Facebook could face a fine of up to €100,000 ($139,000) after an Australian law student discovered that the social networking site held 1,200 pages of personal data about him, much of which he had previously deleted.

Max Schrems, 24, requested a copy of his data after attending a lecture hosted by Facebook's chief executive, Mark Zuckerberg whilst he was on an exchange program at Santa Clara University in California. He eventually received a CD from the social networking giant, and was shocked to find information through his three years of having an account despite having deleted a majority of the information.

Among the 1,200 pages of data were rejected friend requests, information regarding incidences where he had removed friends from his list and his entire conversation history. Also included were images that he had removed tags of himself from, every event he had attended and every event he never responded to, poked and email addresses of people he'd corresponded with.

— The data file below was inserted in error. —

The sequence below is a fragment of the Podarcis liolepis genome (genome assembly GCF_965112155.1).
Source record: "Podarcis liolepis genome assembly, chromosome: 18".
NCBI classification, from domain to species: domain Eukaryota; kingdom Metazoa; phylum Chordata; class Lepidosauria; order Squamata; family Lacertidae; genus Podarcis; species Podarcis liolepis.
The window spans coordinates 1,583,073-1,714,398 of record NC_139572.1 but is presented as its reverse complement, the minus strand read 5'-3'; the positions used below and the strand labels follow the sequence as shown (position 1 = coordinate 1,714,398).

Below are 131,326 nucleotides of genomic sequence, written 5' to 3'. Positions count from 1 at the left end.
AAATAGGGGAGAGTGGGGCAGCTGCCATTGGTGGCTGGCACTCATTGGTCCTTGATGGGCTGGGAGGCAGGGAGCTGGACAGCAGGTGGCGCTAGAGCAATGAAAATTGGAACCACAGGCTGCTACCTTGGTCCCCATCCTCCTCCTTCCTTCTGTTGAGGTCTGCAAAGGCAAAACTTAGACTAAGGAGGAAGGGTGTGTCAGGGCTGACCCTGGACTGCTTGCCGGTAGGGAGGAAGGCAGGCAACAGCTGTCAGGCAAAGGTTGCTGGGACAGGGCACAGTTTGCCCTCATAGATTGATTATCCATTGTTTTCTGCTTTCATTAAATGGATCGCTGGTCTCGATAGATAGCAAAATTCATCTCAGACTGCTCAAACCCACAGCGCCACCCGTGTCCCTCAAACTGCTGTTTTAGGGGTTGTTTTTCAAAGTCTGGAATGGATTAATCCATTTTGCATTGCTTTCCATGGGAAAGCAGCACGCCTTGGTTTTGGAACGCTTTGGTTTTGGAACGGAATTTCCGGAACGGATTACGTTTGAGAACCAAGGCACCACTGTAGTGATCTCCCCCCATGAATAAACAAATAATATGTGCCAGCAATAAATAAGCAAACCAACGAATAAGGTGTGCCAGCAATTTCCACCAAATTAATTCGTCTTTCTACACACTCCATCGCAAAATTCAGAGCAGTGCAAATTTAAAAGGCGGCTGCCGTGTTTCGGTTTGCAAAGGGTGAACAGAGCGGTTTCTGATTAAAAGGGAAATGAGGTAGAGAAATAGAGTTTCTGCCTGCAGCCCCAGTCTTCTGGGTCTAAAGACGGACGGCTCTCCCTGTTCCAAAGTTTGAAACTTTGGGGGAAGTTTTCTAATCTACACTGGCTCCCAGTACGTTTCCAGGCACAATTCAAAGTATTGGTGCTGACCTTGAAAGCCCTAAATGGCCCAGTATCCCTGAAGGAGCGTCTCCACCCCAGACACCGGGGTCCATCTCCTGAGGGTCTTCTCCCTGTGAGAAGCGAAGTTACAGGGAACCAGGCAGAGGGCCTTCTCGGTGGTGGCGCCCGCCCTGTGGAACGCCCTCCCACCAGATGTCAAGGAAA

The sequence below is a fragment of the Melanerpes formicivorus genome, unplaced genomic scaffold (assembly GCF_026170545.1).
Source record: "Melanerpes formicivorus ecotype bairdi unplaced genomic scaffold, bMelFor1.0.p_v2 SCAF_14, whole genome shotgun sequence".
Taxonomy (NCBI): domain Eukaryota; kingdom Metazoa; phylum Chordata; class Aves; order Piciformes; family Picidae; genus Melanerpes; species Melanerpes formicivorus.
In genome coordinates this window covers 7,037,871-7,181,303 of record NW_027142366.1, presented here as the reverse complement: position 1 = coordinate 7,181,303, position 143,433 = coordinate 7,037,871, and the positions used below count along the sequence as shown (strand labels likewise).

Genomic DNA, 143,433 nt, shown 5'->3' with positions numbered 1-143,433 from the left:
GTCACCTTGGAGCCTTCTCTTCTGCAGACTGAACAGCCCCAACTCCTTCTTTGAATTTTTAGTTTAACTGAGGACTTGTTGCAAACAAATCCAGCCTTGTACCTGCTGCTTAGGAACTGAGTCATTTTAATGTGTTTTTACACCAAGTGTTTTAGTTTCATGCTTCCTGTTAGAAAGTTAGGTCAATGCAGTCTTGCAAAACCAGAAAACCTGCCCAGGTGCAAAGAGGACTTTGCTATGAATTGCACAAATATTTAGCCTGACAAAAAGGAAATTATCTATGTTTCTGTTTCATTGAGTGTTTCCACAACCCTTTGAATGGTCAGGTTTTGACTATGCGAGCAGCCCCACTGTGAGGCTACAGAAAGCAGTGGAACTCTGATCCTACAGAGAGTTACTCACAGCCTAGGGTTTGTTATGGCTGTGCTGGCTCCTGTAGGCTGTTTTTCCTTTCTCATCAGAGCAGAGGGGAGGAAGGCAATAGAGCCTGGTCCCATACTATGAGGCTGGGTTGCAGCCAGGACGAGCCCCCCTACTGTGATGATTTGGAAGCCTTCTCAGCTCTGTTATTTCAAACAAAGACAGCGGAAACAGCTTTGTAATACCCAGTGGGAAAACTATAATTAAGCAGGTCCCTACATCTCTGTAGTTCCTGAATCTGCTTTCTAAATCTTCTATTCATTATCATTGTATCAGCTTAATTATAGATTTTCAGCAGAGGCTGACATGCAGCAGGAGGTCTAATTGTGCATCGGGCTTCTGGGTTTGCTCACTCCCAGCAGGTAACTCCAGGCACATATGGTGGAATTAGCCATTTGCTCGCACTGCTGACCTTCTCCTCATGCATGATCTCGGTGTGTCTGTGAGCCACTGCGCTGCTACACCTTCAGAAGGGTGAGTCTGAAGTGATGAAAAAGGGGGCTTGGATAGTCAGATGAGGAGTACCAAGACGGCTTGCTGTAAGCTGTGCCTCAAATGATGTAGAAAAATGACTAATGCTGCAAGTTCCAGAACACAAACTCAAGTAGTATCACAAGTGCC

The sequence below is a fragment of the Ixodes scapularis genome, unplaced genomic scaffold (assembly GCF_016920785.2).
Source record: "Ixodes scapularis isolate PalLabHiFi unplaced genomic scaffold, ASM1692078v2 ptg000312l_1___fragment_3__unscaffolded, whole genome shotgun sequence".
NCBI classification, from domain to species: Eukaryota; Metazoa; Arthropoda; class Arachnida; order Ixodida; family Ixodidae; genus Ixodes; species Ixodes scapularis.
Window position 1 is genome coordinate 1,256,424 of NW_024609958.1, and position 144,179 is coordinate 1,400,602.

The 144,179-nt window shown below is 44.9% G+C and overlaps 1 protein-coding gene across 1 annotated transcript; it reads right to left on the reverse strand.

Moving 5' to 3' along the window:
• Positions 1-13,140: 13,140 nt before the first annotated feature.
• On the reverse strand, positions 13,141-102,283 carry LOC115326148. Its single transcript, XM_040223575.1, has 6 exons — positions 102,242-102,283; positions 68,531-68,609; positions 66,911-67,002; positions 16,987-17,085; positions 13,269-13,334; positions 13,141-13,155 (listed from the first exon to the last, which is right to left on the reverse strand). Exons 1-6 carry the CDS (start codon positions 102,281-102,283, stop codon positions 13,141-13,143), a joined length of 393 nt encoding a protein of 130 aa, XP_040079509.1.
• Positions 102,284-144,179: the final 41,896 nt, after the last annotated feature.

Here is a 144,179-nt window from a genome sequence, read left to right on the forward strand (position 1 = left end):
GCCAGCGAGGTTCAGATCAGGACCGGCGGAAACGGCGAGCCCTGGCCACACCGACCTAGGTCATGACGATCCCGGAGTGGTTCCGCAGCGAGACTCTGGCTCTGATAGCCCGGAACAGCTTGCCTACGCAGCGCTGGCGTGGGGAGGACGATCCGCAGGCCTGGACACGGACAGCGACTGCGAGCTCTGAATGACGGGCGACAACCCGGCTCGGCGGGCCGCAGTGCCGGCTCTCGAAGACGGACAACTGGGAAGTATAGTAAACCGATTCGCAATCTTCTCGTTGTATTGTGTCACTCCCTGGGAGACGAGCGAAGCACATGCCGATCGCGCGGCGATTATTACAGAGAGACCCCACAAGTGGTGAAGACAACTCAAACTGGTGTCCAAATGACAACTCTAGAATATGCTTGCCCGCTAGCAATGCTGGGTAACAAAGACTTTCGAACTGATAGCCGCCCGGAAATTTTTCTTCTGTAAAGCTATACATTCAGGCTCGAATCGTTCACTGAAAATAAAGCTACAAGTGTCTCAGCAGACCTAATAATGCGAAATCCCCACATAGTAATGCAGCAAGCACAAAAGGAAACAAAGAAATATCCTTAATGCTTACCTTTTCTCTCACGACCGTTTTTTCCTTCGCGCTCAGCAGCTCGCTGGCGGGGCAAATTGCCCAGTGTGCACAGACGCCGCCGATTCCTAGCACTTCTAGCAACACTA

"I discovered Facebook had kept highly personal messages I had written and then deleted, which, were they to become public, could be highly damaging to my reputation," said Schrems in an interview yesterday. He further commented that by keeping hold of the data Facebook was behaving much like the CIA or KGB. "Information is power, and information about people is power over people. It's frightening that all this data is being held by Facebook."

Having reviewed the data, Schrems has lodged 22 separate complaints with the Irish data protection minister, which is due to start its first audit of Facebook next week. A spokesperson for the commissioner has confirmed its officers will be investigating the alleged breaches raised by Schrems as part of the audit. If they are found guilty of breaching data protection laws, they could face a fine of up to €100,000.

A spokesperson for Facebook said in a statement, "Facebook provided Mr Schrems with all of the information required in response to his request. He further commented that they were happy to answer any questions asked of by the Irish data protection authorities.